“After the financial crisis of 2008/09, policy-makers were so intent on rebuilding their economies that sustainability considerations took a back seat,” Toronto-based media, research, and financial information products company Corporate Knights stated in connection with its annual ranking of the world’s most sustainable corporations. “As the full economic impact of the COVID-19 crisis became apparent during the first half of 2020, there were fears that the same thing would happen this time.” That has not proven to be the case, however, and “rather than abandoning sustainability pledges,” governments around the world have “seized on the opportunity presented” and doubled-down on green investments.
The same is true for private (non-governmental) entities, as well. Presented virtually during the World Economic Forum late last month, Corporate Knights’ 2021 annual Global 100 ranking demonstrated that it is “not just national governments taking action,” as “the number of companies and municipalities signing on to net-zero [initiatives],” for example, “has more than doubled since last year.”
In terms of the value of such sustainability-centric efforts, Corporate Knights states that its index “continues to demonstrate that sustainability is good business and enables companies to outperform their peers.” For instance, the company claims that total returns for the members of the Global 100 for the calendar year 2020 were “up 26 percent compared with a rise of 16 percent for the MSCI ACWI.” (MSCI ACWI is an international equity index that tracks about 3,000 stocks in 49 developed and emerging market countries). Moreover, Global 100 index members “earn 41 percent of their revenues from products or services aligned with the UN Sustainable Development Goals, compared to just 8 percent for MSCI ACWI companies on a weighted basis.”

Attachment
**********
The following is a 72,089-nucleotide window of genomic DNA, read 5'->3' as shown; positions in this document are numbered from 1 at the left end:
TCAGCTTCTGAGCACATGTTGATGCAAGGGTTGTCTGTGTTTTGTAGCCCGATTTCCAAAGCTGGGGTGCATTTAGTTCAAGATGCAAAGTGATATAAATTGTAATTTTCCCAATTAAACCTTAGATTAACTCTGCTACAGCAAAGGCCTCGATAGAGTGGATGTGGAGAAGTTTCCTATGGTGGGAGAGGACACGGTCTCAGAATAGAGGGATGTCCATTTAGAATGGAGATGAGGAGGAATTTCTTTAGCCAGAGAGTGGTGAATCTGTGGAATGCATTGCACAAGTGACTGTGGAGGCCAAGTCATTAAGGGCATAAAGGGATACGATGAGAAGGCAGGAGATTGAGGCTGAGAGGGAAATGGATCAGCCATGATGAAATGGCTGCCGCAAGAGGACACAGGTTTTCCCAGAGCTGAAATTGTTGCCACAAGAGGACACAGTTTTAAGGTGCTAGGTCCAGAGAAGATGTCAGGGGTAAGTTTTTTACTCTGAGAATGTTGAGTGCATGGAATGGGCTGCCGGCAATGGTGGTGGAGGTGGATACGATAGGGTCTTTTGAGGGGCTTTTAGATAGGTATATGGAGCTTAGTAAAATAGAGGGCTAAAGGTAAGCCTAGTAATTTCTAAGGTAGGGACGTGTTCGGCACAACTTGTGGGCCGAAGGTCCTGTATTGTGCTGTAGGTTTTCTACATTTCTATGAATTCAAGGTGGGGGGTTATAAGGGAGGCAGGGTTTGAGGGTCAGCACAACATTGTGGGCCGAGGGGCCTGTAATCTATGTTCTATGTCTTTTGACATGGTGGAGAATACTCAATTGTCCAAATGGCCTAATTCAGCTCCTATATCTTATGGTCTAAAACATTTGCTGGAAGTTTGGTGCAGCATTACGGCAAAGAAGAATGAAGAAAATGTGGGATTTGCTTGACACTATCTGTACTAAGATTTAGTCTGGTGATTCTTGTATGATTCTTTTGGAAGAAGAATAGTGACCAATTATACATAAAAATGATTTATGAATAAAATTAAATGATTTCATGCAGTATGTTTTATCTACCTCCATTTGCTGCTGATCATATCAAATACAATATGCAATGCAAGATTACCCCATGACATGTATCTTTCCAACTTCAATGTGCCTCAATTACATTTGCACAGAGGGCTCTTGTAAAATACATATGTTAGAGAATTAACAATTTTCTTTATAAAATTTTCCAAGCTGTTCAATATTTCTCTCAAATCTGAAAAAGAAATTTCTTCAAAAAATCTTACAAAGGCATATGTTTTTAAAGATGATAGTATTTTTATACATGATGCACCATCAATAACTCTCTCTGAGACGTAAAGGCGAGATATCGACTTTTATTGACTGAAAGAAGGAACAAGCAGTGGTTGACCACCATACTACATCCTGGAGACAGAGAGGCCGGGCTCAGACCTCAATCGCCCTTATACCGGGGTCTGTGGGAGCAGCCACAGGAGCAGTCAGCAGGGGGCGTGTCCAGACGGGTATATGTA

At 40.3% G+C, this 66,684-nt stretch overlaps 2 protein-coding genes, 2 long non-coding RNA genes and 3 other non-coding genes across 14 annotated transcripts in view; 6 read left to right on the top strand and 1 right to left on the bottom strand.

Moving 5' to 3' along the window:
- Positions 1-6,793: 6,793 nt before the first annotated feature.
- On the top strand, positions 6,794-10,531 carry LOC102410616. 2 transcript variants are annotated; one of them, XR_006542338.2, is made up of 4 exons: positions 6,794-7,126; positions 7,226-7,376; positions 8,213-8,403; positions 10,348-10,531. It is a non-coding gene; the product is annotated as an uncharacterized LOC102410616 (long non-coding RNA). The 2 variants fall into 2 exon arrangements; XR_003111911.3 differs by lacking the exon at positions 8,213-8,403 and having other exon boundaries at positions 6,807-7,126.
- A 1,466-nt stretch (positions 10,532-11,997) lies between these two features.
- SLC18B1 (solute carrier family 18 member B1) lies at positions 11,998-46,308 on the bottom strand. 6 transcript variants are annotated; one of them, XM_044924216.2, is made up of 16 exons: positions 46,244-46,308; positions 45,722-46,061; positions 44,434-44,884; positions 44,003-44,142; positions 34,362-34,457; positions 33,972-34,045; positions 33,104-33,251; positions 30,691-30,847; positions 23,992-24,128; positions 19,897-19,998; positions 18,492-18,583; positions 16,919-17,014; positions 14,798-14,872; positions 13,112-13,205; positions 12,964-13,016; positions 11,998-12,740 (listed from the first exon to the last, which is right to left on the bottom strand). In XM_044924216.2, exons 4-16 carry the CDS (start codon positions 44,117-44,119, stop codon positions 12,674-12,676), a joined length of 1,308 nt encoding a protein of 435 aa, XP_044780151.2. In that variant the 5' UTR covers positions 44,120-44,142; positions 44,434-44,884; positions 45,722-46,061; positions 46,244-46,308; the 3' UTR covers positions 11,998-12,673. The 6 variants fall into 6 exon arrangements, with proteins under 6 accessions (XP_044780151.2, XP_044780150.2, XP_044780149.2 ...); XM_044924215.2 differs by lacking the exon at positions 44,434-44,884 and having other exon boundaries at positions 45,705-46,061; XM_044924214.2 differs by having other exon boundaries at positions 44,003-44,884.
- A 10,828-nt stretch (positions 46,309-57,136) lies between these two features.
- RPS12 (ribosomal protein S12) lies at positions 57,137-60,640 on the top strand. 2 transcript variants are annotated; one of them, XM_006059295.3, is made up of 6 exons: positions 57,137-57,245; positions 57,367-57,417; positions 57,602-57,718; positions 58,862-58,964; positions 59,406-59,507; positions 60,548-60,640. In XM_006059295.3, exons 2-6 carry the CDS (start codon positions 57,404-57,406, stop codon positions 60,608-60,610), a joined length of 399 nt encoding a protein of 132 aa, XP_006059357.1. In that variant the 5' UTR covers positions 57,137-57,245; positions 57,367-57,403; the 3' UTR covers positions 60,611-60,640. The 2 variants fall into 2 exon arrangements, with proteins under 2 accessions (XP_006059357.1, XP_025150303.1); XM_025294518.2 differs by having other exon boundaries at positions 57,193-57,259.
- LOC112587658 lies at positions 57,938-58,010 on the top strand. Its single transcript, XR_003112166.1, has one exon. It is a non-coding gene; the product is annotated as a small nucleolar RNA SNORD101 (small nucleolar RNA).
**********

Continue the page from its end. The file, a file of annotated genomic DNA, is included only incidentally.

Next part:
And beyond that, Corporate Knights notes that “sustainable firms also have longer lifespans.” Its analysis with Thomson Reuters Datastream “shows that the average age of a Global 100 company is 74 years, versus 53 for companies in the MSCI All Country World Index.”
As for what companies landed on Corporate Knights’ 2021 list, the highest-ranking fashion/retail entity is, yet again, Kering, which took the number 7 spot, up from 23 last year. This marks the fourth year in a row that Paris-based Kering – parent to Gucci, Saint Laurent, Bottega Veneta, and Balenciaga, among other luxury brands – has ranked first in the Clothing and Accessory Retail category. (This year’s top 5 are respectively, Schneider Electric SE, Ørsted A/S, Banco do Brasil SA, Neste Oyj, and Stantec Inc).
Elsewhere on the list, adidas and Industria de Diseno Textil SA were the only other apparel names. The German sportswear giant took the number 76 spot (down from 55 last year), and Zara’s parent company INDITEX came in at number 92 (from 94 in 2020).
In terms of the methodology for its ranking, which only includes publicly-listed companies with gross annual revenue of a minimum of $1 billion, Corporate Knights considers more than two dozen key performance indicators (“KPIs”) “covering resource management, employee management, financial management, clean revenue and supplier performance.” For its 2021 ranking, the company says that it specifically included several new KPIs to reflect “the social concerns that the pandemic and Black Lives Matter highlighted during 2020,” such as “paid sick leave, executive and board racial diversity, and clean investments (including clean capital expenditures, R&D and acquisitions).” Corporate Knights notes that this information is based on companies’ publicly-disclosed data (e.g., financial filings, sustainability reports).